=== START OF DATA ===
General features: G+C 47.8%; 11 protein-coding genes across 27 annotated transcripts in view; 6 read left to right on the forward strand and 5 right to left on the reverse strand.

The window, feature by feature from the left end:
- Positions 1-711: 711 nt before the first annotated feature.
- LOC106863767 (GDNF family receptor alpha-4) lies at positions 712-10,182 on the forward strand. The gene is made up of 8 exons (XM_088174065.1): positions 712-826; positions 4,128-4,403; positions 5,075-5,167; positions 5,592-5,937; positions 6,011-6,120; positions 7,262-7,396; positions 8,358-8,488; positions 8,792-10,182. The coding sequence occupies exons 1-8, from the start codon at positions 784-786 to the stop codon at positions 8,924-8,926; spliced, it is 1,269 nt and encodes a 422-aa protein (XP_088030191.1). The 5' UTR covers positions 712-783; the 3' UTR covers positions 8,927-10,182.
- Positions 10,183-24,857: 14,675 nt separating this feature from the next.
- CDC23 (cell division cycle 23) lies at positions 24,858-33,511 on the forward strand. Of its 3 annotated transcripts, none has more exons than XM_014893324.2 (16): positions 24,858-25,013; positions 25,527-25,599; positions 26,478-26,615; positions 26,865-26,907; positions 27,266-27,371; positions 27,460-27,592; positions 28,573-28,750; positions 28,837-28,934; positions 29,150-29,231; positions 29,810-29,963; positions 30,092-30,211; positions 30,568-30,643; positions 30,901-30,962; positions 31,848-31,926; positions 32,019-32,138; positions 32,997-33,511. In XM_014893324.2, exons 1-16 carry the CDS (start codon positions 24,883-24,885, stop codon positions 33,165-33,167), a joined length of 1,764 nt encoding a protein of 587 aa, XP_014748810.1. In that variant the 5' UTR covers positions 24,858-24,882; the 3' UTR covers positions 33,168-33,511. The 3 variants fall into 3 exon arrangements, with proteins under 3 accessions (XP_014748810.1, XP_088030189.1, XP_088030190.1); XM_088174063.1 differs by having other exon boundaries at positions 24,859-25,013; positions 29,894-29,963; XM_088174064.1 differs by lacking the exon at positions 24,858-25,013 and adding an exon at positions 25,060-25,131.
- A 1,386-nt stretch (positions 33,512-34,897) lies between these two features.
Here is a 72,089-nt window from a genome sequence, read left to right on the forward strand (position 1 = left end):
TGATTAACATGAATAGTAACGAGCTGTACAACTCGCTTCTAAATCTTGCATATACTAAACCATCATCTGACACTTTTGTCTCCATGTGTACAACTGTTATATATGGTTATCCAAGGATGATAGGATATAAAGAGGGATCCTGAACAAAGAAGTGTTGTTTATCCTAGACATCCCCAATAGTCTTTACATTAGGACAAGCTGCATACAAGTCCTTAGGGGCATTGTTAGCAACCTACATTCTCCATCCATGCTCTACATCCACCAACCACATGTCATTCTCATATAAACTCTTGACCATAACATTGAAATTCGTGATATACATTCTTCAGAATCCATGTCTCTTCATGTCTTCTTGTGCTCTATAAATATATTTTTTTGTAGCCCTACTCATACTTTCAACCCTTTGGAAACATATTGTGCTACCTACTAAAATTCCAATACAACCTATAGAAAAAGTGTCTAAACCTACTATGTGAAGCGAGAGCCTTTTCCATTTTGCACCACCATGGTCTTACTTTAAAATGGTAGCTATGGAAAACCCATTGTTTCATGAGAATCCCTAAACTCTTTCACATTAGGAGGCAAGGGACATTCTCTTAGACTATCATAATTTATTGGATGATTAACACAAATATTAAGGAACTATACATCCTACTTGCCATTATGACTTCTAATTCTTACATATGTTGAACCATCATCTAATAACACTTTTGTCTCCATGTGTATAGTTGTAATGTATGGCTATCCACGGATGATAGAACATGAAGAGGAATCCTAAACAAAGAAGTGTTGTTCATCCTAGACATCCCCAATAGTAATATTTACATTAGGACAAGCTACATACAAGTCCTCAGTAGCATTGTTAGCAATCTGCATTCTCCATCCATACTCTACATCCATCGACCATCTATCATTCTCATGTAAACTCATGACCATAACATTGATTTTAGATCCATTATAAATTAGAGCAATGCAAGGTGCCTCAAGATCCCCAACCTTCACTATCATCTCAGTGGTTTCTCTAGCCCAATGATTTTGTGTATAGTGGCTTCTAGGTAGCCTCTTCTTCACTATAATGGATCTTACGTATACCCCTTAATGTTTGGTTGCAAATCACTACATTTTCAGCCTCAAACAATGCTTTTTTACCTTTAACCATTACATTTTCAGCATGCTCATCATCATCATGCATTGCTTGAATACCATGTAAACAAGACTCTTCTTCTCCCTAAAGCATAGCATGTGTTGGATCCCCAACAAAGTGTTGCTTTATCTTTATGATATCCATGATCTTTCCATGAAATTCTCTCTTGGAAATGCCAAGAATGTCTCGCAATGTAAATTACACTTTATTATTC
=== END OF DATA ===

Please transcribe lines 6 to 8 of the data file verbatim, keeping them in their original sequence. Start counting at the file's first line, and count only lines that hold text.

- CDC23 (cell division cycle 23) lies at positions 24,858-33,511 on the forward strand. Of its 3 annotated transcripts, none has more exons than XM_014893324.2 (16): positions 24,858-25,013; positions 25,527-25,599; positions 26,478-26,615; positions 26,865-26,907; positions 27,266-27,371; positions 27,460-27,592; positions 28,573-28,750; positions 28,837-28,934; positions 29,150-29,231; positions 29,810-29,963; positions 30,092-30,211; positions 30,568-30,643; positions 30,901-30,962; positions 31,848-31,926; positions 32,019-32,138; positions 32,997-33,511. In XM_014893324.2, exons 1-16 carry the CDS (start codon positions 24,883-24,885, stop codon positions 33,165-33,167), a joined length of 1,764 nt encoding a protein of 587 aa, XP_014748810.1. In that variant the 5' UTR covers positions 24,858-24,882; the 3' UTR covers positions 33,168-33,511. The 3 variants fall into 3 exon arrangements, with proteins under 3 accessions (XP_014748810.1, XP_088030189.1, XP_088030190.1); XM_088174063.1 differs by having other exon boundaries at positions 24,859-25,013; positions 29,894-29,963; XM_088174064.1 differs by lacking the exon at positions 24,858-25,013 and adding an exon at positions 25,060-25,131.
- A 1,386-nt stretch (positions 33,512-34,897) lies between these two features.
Here is a 72,089-nt window from a genome sequence, read left to right on the forward strand (position 1 = left end):